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U.S. Naval Attendee, AP Staffer Among Dead In Amtrak Crash

An Amtrak train headed from Washington, D.C., to New York left the tracks during a sharp turn Tuesday night, killing at least seven people.
Posted at 1:07 AM, May 13, 2015

We’re getting more details about the possible causes behind Tuesday night’s fatal train derailment in Philadelphia.

At least seven people were killed and dozens injured when an Amtrak train headed to New York left the tracks during a sharp turn at around 9:30 p.m. local time. (Video via WTXF)

Wednesday, the National Transportation Safety Board said the train had been traveling at more than twice the authorized speed in the turn before the engineer hit the brakes. 

Spokesman Robert Sumwalt also cleared up a bit of confusion over how a train could even reach that speed. 

Positive Train Control systems are a standard safety feature that limit trains' speeds, and every major railway is required to have one installed by the end of the year. But this section of track was still unequipped.

"Based what we know right now, we feel that, had such a system been installed in this section of track, this accident would not have occurred," Sumwalt said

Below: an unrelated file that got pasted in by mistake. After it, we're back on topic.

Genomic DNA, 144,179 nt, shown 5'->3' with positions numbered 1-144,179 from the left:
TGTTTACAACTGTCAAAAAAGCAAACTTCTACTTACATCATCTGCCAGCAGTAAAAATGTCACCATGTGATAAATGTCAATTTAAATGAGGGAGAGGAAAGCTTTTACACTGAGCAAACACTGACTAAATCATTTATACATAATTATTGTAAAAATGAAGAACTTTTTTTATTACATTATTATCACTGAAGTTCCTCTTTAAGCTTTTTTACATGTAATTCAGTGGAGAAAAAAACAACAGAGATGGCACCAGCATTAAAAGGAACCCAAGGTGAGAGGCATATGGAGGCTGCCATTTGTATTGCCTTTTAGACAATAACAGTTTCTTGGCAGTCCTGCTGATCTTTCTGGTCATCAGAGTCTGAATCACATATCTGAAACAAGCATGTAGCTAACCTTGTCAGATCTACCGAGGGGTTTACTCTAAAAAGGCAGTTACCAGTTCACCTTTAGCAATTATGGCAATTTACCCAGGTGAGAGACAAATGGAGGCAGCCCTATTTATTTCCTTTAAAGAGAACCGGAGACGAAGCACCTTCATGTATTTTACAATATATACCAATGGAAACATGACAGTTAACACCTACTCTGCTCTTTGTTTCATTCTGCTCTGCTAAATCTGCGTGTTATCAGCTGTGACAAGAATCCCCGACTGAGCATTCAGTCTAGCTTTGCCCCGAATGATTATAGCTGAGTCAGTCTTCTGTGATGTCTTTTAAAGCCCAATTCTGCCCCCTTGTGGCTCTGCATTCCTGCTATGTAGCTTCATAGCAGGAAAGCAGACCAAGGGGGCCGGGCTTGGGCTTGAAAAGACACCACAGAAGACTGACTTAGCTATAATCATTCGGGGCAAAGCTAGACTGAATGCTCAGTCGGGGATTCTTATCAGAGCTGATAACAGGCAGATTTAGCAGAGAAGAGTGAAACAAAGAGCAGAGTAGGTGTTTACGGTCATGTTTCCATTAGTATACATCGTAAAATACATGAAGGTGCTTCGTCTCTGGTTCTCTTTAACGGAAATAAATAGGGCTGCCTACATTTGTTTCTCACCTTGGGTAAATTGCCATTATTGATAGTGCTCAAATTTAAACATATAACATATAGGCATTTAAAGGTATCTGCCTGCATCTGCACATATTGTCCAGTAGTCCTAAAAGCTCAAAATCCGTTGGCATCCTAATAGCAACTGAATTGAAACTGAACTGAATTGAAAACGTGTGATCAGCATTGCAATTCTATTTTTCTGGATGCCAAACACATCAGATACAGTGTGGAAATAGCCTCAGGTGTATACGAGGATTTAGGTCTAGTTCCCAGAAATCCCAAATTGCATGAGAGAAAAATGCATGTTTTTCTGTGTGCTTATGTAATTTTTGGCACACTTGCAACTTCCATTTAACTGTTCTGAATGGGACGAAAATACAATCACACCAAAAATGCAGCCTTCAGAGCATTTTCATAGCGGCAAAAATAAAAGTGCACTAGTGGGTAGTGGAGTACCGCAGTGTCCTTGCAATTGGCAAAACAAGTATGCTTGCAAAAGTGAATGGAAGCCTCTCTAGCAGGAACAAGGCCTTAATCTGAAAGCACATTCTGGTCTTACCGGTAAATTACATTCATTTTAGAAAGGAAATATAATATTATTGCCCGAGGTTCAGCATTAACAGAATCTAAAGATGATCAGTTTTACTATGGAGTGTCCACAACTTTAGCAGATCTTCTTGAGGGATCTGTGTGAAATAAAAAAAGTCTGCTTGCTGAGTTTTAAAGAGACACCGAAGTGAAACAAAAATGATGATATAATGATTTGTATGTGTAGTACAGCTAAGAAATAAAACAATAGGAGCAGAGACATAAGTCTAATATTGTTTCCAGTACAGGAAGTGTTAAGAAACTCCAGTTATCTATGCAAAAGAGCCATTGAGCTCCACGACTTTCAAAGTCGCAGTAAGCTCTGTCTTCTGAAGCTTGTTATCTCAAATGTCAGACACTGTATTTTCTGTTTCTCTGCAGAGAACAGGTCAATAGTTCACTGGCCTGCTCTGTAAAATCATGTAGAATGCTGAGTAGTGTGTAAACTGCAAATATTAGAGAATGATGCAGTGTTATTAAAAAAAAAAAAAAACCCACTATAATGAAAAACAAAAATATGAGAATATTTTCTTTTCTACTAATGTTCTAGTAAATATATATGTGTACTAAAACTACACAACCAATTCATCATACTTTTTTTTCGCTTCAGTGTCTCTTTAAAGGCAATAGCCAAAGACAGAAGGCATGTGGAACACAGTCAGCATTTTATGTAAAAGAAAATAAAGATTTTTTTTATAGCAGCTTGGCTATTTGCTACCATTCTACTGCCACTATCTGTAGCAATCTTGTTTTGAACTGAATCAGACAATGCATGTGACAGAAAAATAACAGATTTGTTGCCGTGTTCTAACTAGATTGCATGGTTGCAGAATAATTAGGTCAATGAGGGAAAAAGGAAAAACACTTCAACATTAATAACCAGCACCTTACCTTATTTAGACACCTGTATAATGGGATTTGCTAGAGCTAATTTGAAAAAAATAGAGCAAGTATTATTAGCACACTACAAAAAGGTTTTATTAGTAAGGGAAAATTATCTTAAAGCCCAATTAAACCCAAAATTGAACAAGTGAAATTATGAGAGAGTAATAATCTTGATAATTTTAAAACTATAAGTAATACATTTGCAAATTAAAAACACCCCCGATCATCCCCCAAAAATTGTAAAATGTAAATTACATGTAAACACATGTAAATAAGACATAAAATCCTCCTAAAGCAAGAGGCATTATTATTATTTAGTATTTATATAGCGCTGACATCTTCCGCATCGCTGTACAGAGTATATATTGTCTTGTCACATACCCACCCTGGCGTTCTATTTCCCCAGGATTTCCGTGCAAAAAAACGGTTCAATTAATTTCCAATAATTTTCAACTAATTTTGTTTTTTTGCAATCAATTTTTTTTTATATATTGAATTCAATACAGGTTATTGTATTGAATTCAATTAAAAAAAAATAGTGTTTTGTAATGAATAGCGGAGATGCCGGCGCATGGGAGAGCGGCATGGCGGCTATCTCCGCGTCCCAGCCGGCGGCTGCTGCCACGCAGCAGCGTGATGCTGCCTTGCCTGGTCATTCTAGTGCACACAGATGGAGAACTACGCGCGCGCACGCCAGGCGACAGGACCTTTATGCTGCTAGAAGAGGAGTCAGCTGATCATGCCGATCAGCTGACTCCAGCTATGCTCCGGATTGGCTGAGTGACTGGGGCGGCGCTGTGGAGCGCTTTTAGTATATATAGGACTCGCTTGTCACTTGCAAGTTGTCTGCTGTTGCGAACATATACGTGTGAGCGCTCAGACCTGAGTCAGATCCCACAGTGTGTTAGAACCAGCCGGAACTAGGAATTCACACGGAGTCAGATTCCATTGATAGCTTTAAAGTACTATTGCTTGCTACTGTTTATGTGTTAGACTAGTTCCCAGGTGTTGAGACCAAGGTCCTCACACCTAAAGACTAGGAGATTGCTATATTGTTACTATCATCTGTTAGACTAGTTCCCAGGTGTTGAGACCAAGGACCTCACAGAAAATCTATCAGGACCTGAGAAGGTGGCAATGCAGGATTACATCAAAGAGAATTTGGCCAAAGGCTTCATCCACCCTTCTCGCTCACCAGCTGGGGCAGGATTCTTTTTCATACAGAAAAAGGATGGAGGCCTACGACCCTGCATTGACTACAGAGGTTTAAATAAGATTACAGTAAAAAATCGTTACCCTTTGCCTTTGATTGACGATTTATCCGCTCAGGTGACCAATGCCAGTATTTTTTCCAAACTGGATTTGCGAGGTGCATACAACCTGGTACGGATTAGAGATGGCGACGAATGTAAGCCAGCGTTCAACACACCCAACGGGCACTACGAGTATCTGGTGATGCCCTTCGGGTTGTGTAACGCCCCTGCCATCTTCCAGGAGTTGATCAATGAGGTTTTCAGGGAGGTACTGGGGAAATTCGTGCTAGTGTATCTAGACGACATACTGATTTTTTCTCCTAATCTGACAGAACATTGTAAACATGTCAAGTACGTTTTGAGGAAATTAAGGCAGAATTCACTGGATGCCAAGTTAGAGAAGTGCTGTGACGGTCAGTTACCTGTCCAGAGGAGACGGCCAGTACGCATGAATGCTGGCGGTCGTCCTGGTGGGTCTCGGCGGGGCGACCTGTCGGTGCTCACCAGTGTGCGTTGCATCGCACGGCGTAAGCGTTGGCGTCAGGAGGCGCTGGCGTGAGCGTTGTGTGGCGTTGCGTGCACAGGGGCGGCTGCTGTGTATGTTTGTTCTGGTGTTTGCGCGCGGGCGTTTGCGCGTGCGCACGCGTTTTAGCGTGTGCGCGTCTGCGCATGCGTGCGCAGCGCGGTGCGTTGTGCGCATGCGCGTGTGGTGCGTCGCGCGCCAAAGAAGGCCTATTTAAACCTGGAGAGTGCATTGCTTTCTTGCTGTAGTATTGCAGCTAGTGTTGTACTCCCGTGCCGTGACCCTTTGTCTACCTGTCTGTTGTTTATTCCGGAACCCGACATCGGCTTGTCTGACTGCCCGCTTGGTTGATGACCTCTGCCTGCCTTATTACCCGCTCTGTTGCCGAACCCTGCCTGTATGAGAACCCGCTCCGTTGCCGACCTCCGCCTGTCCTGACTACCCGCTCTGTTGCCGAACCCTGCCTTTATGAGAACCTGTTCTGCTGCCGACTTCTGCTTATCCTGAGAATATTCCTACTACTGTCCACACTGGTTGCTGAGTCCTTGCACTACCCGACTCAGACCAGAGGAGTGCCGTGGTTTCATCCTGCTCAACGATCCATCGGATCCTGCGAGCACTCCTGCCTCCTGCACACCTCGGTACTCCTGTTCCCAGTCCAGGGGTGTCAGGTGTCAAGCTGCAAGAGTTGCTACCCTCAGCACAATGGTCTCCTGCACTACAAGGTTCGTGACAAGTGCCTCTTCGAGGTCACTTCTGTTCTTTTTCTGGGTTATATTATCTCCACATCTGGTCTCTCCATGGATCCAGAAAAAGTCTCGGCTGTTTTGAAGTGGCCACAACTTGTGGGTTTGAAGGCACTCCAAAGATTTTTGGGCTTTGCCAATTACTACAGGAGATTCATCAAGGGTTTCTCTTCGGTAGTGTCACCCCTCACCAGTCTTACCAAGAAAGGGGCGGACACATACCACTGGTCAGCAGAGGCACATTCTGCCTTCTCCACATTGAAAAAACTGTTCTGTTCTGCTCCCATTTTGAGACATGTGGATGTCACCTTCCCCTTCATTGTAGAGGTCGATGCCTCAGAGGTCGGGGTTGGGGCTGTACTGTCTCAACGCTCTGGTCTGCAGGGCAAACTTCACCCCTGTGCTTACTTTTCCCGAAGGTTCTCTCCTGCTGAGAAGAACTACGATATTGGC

Dramatic footage from the accident was captured by passengers, who posted photos and videos of emergency crews rescuing people trapped inside the cars.

The victims are being slowly identified. Wednesday afternoon, Wells Fargo confirmed one of its vice presidents, 55-year-old Abid Gilani, was among the dead, and The New York Times reported tech company CEO Rachel Jacobs, who had earlier been reported missing, was also one of the victims.

The U.S. Naval Academy had earlier identified one of those killed as an attendee. The mother of 21-year-old Justin Zemser told WNBC he was on his way home to New York.

The Associated Press also confirmed one of its staffers among the dead. Jim Gaines, a 48-year-old father of two, was with the AP for nearly two decades.

The NTSB says its main duty is to preserve evidence from the accident so it can be analyzed later. It plans to move the train cars to a secure location and also has recordings from the train's instruments.

This video includes images from Getty Images and Sturmovik / CC BY SA 3.0.